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The Joyce Theater

Founding Artistic Directors:
Dwight Rhoden, Desmond Richardson
Executive Director: Amadea Edwards
Artistic Advisor: Carmen de Lavallade
Artists in Residence:
Desmond Richardson, Sarita Allen
Ballet Master: Jae Man Joo
Asst. Ballet Mistress: Sabra Perry
Lighting Designer/Tech. Director: Michael Korsch
Prod. Stage Manager: Stephanie Gasiorowski
Company Manager: Jonathan Pessolano
Marketing and Public Relations: Jodi Krizer Graber

The Company:
Natalia Alonso, Edgar Anido, Joo Hwan Cho
Christina Dooling, Patricia Hachey, D. Gary W. Jeter II
Natiya Kezevazde, Philip Orsano, Christie Partelow
Sabra Perry, John Reid, Desmond Richardson, Juan Rodriguez,
Hiroko Sakakibara, Wendy White Sasser, Simon Sliva

Dr. Roberta E. Zlokower
November 21, 2008


Routines (NY Premiere): Choreography by Dwight Rhoden, Music by Collage, Lighting by Michael Korsch, Set Design by Dwight Rhoden and Michael Korsch, Costumes by Christine Darch, Performed by the Company.

Constructs for 4 (World Premiere): Choreography by Igal Perry, Asst. to Choreographer: Junichi Fukuda, Music by Johann Sebastian Bach, Lighting by Michael Korsch, Costumes by Elena Comendador, Performed by Gary W. Jeter II, John Reid, Philip Orsano, Natiya Kezevazde.

I Will Not Be Broken (World Premiere): Choreography by Dwight Rhoden, Music: Traditional Spirituals, Music Performed by S. Epatha Merkerson, Lighting by Michael Korsch, Costumes by Christine Darch, Performed by Desmond Richardson with Sabra Perry and Juan Rodriguez.

Ave Maria (1995): Choreography by Dwight Rhoden, Music by Caccini, Lighting by Michael Korsch, Costume Design by Christine Darch, Performed by Hiroko Sakakibara and Simon Sliva.

Rise (World Premiere): Choreography by Dwight Rhoden, Music by U2, Lighting by Michael Korsch, Costumes by Christine Darch, Performed by the Company.

Desmond Richardson was formerly a principal dancer with the Alvin Ailey American Dance Theater (seven years) and performed with Ballet Frankfurt. In 1997, he joined American Ballet Theater as a principal and danced the lead in Othello. He has also acted, danced, and sung on Broadway, such as in Movin’ Out, and has also worked on television, video, and films. Mr. Richardson won the Dance Magazine Award in 2007. Dwight Rhoden has been choreographing for Complexions since 1994, which he co-founded with Mr. Richardson. Mr. Rhoden has choreographed for ballet companies, as well as those presenting contemporary dance. He is Resident Choreographer of North Carolina Dance Theatre and in 1998 received the New York Foundation for the Arts Award.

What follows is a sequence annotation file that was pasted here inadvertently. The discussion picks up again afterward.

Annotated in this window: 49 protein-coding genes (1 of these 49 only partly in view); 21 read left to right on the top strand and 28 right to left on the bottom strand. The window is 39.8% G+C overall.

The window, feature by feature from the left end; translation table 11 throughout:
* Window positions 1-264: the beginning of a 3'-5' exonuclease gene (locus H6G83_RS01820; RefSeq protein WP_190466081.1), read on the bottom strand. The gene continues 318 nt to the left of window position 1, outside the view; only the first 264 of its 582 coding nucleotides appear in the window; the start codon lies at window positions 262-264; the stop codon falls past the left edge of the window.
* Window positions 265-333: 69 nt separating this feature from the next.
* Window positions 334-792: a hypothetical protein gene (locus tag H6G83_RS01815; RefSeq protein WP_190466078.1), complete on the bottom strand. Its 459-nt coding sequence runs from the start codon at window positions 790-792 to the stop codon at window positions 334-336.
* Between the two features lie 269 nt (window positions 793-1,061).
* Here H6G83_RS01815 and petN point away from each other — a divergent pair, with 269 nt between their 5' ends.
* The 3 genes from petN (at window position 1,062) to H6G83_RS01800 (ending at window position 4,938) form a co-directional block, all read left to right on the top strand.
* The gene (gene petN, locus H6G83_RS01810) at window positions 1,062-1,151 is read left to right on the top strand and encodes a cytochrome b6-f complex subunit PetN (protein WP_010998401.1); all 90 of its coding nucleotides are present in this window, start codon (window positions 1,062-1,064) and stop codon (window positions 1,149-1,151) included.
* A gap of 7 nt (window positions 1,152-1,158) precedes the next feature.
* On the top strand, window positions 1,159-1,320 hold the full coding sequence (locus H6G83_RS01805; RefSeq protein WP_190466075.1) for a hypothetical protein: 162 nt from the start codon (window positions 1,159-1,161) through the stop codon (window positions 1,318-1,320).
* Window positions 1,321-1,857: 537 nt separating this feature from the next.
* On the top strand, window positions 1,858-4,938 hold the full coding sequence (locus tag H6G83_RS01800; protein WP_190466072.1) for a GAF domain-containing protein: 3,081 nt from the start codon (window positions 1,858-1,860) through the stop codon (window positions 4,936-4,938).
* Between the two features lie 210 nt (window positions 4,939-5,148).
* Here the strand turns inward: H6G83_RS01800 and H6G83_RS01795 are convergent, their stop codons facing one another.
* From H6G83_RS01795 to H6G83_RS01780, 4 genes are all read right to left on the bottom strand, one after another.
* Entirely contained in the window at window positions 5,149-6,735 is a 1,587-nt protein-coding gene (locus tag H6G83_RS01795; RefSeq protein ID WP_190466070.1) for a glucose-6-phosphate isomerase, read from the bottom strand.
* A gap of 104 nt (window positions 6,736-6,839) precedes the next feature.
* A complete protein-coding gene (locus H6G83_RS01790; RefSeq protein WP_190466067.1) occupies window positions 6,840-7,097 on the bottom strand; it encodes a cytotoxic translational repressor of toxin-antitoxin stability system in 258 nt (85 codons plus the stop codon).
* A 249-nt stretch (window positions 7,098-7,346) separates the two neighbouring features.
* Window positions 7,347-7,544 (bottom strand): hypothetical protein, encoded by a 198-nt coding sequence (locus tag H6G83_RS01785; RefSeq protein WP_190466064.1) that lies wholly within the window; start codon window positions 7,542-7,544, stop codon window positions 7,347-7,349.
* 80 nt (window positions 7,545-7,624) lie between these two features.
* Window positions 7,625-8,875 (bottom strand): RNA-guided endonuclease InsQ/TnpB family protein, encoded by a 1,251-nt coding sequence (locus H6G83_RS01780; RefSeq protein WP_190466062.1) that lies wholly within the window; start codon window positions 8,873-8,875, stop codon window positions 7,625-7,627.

Tonight’s high-powered, pulsating program began with Routines, with iron stiff tutus, shiny gold curtains, and a red-hot, sizzling score. It was the electronic contrast to Harold Lander’s Études, only far less complex or challenging. Yet, there were some magnetic moments, and Christine Darch’s costumes remain in my memory as stark, campy, and quite effective. The music was so over-miced, as it was throughout the evening, that it was hard to concentrate while trying not to absorb such reverberations. I had hoped to see Mr. Richardson dance more often, but he only appeared in one work. The ensemble in Routines did exude super-muscular motion, with tight balance and charisma.